Dallas Stars left winger Loui Eriksson collected two goals and an assist, while goalkeeper Jhonas Enroth produced 30 saves the victorious hosts.
The result kept alive the Swedes’ hopes of becoming the first team to win the gold medal on home ice since the former Soviet Union did it in 1986.
“It’s really great to battle into the final past such a tough opponent like Finland,” Sweden’s manager Par Mårts said.
“They (Finland) are a well-organized and disciplined team.”
“It was a tricky game in your own home building. We were under pressure as everybody here expected nothing less than the win from us. But I think we played a good game today and deservedly got a place in the final.”
Sweden opened the score 10:33 into the match on a powerplay through Vancouver Canucks center Henrik Sedin, who sent the puck into the net with the help of a ricochet off Eriksson, who was credited as the scorer.
The Finns poured into attack and began peppering Enroth with shots as they sought an equalizer, but to no avail as the Buffalo Sabres netminder was in complete command.
Eriksson made it 2-0 for Sweden with 3:47 remaining in the second period, firing the puck under the crossbar from Henrik Sedin’s pass from behind the goal line when Finland’s forward Petri Kontiola was in the sin bin.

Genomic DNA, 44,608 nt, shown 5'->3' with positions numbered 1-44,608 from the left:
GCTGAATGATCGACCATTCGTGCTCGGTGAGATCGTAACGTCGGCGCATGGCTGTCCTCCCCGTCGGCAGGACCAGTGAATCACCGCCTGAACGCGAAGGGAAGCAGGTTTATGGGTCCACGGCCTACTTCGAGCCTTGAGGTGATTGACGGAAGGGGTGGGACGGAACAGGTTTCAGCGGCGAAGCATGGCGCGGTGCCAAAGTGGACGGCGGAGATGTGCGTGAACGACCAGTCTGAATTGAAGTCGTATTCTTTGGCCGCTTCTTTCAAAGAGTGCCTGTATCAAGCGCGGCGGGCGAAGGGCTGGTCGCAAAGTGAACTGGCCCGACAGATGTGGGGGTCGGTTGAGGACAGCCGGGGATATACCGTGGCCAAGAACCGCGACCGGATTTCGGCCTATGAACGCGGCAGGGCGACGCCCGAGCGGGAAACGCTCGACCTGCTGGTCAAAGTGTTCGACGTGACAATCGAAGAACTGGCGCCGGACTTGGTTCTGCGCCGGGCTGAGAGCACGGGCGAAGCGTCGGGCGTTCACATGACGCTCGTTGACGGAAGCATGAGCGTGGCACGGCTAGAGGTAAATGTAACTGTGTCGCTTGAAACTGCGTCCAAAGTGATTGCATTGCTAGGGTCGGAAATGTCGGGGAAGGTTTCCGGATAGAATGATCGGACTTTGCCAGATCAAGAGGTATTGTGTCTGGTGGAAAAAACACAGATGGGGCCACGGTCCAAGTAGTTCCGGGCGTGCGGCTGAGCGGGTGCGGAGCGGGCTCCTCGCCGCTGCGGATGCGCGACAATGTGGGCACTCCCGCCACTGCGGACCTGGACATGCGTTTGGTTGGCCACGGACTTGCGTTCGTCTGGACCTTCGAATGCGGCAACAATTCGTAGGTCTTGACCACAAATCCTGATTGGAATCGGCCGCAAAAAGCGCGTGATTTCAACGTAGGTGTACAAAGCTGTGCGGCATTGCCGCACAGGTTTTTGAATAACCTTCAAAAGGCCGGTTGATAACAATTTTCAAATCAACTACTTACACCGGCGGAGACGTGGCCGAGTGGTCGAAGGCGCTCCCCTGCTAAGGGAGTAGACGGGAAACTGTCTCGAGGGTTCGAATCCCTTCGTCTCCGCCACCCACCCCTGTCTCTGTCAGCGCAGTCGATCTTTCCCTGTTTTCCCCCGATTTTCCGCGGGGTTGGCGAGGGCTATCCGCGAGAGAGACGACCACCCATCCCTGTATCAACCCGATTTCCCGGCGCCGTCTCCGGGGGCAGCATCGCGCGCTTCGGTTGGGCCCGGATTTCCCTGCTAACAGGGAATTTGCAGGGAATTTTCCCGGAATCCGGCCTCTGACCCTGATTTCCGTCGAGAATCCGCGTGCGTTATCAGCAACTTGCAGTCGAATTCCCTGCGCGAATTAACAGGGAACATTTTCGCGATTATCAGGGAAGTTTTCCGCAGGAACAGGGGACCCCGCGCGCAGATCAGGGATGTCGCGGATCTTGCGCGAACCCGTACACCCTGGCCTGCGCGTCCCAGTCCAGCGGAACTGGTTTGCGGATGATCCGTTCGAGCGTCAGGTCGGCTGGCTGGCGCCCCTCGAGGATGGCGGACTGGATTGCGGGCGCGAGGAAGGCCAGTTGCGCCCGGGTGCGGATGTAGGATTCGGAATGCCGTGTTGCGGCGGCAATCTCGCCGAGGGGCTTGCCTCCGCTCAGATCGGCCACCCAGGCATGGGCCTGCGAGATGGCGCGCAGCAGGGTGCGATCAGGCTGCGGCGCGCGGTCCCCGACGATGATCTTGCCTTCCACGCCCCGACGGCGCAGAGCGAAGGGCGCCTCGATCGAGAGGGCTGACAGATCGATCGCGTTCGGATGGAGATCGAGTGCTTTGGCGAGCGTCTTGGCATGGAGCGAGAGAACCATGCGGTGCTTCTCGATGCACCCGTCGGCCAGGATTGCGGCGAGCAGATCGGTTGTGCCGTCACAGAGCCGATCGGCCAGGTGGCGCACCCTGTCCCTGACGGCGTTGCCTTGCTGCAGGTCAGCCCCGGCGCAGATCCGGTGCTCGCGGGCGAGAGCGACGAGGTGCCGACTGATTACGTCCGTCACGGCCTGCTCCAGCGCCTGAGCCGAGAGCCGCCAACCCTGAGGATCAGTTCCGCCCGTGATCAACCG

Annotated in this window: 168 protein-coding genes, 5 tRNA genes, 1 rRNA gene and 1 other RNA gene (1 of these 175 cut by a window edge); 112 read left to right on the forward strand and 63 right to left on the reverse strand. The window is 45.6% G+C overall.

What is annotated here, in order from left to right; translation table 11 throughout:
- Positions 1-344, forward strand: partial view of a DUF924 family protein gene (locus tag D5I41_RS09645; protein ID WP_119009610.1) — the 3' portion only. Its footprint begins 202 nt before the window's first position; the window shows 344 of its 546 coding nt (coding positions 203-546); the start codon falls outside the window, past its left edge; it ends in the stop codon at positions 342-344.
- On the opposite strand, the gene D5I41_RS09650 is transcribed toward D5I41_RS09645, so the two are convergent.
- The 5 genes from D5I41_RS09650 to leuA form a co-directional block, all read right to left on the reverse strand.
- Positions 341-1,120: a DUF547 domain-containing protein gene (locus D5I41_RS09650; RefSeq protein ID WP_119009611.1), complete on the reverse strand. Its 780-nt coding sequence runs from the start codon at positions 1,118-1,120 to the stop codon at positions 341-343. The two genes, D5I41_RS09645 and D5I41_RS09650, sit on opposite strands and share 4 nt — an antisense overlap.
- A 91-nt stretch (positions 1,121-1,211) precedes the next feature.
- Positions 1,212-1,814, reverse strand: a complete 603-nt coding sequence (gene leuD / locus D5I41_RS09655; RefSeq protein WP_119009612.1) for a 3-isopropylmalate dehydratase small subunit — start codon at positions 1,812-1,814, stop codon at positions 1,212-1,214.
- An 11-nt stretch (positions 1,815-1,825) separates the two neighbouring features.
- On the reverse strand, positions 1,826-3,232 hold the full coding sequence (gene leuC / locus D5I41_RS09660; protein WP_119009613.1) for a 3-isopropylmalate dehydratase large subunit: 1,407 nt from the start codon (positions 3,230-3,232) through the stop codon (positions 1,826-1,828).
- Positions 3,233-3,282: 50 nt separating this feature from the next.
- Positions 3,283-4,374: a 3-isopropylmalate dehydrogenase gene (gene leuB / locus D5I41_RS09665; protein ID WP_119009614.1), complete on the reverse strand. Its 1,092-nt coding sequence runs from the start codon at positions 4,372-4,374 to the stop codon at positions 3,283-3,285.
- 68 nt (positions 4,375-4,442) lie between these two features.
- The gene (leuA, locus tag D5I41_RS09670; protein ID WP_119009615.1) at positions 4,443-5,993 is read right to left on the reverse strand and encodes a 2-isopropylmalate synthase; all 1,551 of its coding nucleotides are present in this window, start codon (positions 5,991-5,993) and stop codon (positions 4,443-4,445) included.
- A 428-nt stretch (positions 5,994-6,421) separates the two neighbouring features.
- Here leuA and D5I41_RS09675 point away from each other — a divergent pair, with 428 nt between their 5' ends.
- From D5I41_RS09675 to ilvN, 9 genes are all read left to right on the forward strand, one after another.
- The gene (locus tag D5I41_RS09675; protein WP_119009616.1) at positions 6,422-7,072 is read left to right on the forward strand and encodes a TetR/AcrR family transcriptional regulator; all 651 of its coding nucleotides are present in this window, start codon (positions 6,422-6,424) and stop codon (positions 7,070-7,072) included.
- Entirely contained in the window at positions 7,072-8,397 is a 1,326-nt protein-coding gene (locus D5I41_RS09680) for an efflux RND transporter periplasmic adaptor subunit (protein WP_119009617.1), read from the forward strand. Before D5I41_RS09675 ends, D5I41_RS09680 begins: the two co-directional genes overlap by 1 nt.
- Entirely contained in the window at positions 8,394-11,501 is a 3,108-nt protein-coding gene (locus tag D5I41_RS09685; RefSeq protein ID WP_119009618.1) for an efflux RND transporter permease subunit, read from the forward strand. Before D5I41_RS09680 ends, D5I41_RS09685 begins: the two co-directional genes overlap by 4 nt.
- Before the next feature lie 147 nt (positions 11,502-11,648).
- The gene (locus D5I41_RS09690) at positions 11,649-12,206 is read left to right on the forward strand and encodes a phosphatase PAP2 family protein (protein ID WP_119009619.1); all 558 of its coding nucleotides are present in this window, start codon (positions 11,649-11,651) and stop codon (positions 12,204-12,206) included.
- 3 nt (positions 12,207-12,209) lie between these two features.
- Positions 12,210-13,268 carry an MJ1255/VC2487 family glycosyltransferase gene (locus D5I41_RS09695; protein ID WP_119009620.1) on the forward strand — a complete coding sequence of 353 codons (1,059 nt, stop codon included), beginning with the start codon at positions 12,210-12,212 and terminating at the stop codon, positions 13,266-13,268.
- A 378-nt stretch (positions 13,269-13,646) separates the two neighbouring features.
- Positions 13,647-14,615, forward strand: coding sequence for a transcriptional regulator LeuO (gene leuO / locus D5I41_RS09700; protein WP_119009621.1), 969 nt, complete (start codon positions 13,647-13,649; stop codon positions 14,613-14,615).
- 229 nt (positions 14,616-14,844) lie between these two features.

In the third period the Swedes were sitting comfortably on their advantage, confidently stifling Finland’s attacking efforts.
Finland’s manager Jukka Jalonen substituted goalie Antti Raanta for a sixth outfield player with 1:47 remaining but only to allow Henrik Sedin to score an empty-netter at 59:37 to secure the Swedes’ well-deserved win.
“We were not playing that bad but squandered all of our scoring chances,” Jalonen said.
“Besides, the special teams made the difference today as Sweden’s powerplay was very good, very efficient, while we failed to score on powerplay as well.”
In the Sunday’s final Sweden will meet Switzerland, which continued their improbable unbeaten streak by beating the United States 3-0 in Saturday’s other semi-final.